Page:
The trouble with the Ducati design is that it's possible to put the pressure plate out of place by one post to either side. It'll still fit together, it's just that the posts aren't centered in the pressure plate's holes. They'll be out of whack by just enough that the springs will exert a torque between pressure plate and hub, but not misaligned enough so that it's obvious. The torque can cause issues with the clutch action, or at least I think so. The pressure plate will start dragging and binding in the hub splines. This may have been the reason for the judder. Haven't had the chance to test ride yet.

    I was very pleased to find that all friction plates came in at 2.9 mm thickness or just over - they're nearly new. There was some corrosion, though. I think water has been getting in via cracks in the clutch cover gasket. Some of the steels had clear marks on them where the friction plates had left an outline, as if the clutch pack had frozen at some point. There was no visible damage to friction surfaces beyond normal wear.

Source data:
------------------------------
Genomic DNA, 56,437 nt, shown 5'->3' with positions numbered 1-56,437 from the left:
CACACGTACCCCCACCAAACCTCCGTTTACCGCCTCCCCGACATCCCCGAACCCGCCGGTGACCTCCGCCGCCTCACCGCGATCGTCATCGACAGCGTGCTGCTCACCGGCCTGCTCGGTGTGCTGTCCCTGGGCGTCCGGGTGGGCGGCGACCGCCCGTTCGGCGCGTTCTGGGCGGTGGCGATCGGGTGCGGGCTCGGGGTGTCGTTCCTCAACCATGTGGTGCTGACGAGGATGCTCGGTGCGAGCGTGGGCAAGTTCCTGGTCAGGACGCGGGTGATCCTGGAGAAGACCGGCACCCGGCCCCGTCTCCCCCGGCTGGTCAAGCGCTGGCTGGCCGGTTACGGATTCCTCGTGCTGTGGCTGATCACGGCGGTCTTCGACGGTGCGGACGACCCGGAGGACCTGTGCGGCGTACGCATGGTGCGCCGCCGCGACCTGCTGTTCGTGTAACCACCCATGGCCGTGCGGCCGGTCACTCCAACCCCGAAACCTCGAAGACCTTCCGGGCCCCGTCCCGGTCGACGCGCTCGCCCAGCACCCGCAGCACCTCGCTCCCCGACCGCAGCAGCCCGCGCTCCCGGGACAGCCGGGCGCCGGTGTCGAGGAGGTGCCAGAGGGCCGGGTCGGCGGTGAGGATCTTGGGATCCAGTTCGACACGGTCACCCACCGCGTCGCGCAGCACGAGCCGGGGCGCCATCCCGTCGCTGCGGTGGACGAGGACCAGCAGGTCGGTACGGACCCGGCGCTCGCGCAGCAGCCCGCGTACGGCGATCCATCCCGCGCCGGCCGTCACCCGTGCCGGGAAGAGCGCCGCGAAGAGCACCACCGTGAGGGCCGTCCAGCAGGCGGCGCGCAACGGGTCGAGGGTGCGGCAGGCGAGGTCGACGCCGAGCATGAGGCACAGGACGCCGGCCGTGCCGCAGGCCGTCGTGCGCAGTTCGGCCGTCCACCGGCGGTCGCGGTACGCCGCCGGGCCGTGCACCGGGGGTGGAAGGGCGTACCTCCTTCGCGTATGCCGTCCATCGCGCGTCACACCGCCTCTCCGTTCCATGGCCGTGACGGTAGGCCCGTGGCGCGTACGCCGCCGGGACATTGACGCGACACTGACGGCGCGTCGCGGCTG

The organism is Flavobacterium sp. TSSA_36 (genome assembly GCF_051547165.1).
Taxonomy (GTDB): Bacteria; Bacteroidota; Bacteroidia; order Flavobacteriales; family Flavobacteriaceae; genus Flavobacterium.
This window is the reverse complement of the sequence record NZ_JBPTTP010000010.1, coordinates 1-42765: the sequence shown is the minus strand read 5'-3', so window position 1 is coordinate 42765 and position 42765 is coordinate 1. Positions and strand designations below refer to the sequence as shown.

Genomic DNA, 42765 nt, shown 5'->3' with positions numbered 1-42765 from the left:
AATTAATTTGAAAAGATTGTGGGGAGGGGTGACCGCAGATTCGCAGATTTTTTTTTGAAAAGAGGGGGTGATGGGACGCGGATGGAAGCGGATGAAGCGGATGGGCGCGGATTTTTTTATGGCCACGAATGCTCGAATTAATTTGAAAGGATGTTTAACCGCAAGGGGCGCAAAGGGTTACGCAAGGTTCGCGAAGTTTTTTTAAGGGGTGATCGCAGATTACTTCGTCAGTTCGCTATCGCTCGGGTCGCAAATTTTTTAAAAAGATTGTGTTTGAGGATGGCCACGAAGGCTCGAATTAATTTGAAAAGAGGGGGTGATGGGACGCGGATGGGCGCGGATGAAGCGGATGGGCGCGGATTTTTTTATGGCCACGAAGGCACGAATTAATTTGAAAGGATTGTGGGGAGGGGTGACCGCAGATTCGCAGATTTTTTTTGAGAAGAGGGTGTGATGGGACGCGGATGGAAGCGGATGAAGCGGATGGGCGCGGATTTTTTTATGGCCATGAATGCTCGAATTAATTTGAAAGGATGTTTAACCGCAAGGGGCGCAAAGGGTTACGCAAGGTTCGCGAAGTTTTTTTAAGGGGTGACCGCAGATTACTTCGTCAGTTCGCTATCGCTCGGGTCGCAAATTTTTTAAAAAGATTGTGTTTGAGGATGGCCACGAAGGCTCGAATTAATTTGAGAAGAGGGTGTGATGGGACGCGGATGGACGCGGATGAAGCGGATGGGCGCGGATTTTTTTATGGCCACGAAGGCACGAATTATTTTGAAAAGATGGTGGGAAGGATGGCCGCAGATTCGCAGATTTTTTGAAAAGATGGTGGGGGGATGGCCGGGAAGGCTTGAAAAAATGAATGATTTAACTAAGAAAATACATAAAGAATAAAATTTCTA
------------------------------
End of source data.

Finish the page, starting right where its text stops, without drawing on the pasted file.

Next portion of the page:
The cover screw's corrosion isn't a big deal. Rust marks on the steels will come off with some sanding. The pushrod coming out with the pressure plate is kind of a pain, though. I want that separable in future, ideally the pushrod stays with the engine whenever service work has to be done.

    Ducati left a just under 2 mm hole in the end of the bearing cap, presumably for just this reason - it's possible for the pushrod to bind up in the bearing cap due to clutch dust. I didn't have a pin punch small enough so sacrificed a jeweller's screwdriver for the job, with a couple of rags on the floor to catch the rod when it dropped. A couple of taps got it out without any issues, then it was some sanding of pushrod and bearing cap insides to make sure that rust didn't swell and lock it in again.